Siempre Más / Always More – Finally Back!

Minga Opazo’s Provocative Take on Textiles Today

September 19 – October 31, 2020
Architectural Foundation of Santa Barbara Gallery

Untitled, recycle clothing weave, 22”x29”, 2020

Siempre más, recycled clothing, 30”x4”, 2019

Mejor que sobre que falte, recycled clothing, 10”x18”, 2020

After postponing Minga Opazo’s exhibition, Siempre Más / Always More, in July due to COVID-19 , we are now thrilled to announce that this vibrant exhibition of colorful, textile works will finally open on September 19 through October 31. Visitors are invited to view the exhibition on Saturdays, 1:00 to 4:00 pm and by appointment. The artist will be present on September 19 & October 24. (Self-screening, masks, and social distancing are required.) A live, online Conversation with Minga Opazo and Yessica Torres of Dab Art Gallery (LA) will take place on Friday, October 2 at 5:00 pm. *details to be announced*

In Siempre Más / Always More, Opazo explores the relationship of textiles to climate change, contemporary industrial textile production, and Chilean textile history. A fourth-generation craftsperson from Chile, Opazo exposes the unsustainable and dehumanizing practices of international textile production through large-scale weavings and installations made of found and recycled textiles.

For centuries, textiles for clothing in Chile were created by human hands using natural materials. These craft traditions shaped Chilean culture, providing work, artistic expression, and a sense of identity to local communities. With the invention of polyester, Lycra, and nylon, and the dictatorial regime of Augusto Pinochet (from 1973 to 1990), Chile’s doors opened to the free market; mass-produced garments flooded in. Natural dyes and hand looms were replaced by artificial dyes, machines, and dehumanizing assembly lines. Opazo’s series, Mejor Que Sobre Que Falte (Better Too Much Than Too Little), refers to the resulting glut of discarded, chemically infused garments, which cannot be absorbed back into the natural world and are now being buried under Chilean soil.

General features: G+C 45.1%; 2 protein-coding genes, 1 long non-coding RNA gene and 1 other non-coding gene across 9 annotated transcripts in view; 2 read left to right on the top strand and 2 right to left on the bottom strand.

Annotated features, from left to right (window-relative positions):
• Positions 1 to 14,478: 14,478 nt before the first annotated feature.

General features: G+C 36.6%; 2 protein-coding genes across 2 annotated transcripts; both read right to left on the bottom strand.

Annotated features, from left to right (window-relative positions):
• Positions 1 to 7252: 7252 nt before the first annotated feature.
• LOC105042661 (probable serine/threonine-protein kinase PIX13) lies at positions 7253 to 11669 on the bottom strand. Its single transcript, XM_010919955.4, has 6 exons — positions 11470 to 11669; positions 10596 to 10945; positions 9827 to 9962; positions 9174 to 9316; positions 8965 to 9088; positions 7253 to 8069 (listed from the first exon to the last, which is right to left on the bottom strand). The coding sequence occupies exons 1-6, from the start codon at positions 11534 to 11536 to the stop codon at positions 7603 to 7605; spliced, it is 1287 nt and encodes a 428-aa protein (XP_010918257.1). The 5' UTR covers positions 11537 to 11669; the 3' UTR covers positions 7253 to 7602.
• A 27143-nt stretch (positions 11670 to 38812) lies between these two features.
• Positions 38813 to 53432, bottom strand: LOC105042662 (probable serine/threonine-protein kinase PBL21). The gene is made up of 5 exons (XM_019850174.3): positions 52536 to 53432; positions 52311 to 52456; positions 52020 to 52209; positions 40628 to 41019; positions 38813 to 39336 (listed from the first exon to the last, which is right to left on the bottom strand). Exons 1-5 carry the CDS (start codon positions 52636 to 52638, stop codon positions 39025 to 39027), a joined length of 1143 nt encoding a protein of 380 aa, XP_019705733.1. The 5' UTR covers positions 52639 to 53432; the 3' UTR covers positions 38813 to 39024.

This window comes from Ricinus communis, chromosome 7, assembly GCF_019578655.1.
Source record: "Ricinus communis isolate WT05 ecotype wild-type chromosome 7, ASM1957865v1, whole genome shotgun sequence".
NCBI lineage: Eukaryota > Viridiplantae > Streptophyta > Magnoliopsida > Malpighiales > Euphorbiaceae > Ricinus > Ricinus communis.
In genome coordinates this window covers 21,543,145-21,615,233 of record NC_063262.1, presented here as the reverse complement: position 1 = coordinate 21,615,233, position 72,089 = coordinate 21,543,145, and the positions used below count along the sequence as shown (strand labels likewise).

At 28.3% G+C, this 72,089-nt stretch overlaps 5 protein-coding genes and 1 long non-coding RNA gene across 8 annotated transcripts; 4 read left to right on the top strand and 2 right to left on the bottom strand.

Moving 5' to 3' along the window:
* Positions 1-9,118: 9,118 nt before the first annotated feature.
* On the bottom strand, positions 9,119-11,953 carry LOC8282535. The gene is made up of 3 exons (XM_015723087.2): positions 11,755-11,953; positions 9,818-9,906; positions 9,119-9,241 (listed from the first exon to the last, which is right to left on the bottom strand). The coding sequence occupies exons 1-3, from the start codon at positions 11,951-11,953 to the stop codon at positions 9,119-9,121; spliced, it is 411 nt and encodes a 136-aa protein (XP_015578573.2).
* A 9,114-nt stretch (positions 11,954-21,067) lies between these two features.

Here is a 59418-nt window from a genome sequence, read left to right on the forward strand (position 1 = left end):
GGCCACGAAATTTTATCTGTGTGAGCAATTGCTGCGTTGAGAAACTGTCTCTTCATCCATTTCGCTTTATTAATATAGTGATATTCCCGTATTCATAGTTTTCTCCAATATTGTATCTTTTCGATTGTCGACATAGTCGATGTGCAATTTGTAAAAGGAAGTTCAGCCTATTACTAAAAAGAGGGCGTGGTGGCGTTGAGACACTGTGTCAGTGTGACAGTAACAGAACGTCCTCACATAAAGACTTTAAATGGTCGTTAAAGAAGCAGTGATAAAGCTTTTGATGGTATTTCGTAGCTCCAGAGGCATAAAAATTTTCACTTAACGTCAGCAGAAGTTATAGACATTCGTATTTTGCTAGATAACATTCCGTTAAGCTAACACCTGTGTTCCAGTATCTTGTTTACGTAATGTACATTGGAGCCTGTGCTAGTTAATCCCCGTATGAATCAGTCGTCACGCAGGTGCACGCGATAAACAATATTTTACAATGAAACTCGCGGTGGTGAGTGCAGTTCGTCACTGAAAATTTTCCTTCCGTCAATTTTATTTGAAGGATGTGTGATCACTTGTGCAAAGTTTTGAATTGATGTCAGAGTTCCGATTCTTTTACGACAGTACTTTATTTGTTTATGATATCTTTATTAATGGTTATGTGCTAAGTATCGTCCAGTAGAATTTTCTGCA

Siempre Más / Always More includes wall sculptures, installations, and a new, site-specific weaving outdoors on the 2nd story porch railing of the Architectural Foundation, facing Victoria Street. This temporary installation highlights the fact that while the colors of used clothing will fade, the clothing will never completely disintegrate. Opazo comments, “We live in an era of excess, we consume and throw away. We don’t see the massive amount of overproduction in our everyday life, it’s invisible to us, tucked away.”

Minga Opazo received her MFA from the California Institute of the Arts (2020) and her BA from University of California Berkeley (2015). She maintains a weaving studio in Ventura and another in Joshua Tree for large scale installations. She was Artist-in-Residence at the Banff Art Center (Canada), the Acre Residency (Wisconsin) and the Haystack Mountain School (Maine), had solo shows at Dab Art Gallery (LA), the CAM Studio Gallery (Oxnard), and large public installations at the HUD Gallery and the Museum of Ventura County.

The Architectural Foundation of Santa Barbara has been enhancing our community’s appreciation of the built environment since 1983. The AFSB Gallery is located in the historic Acheson House at the corner of Garden and East Victoria Streets in Santa Barbara. Regular gallery hours are Saturdays from 1:00 to 4:00 pm and weekdays by appointment.

Siempre Más / Always More-Postponed

Due to Santa Barbara County’s COVID-19 regulations pertaining to museums, galleries and zoos, the anticipated opening on July 25th of Siempre Más / Always More, an exhibition of textile works by Minga Opazo at the Architectural Foundation of Santa Barbara, is postponed. 

 

Our goal is to welcome visitors in mid-August to view these provocative artworks by Opazo, a fourth-generation craftsperson from Chile who explores the problem of excess clothing made from synthetic fabrics that cannot be absorbed back into the natural world.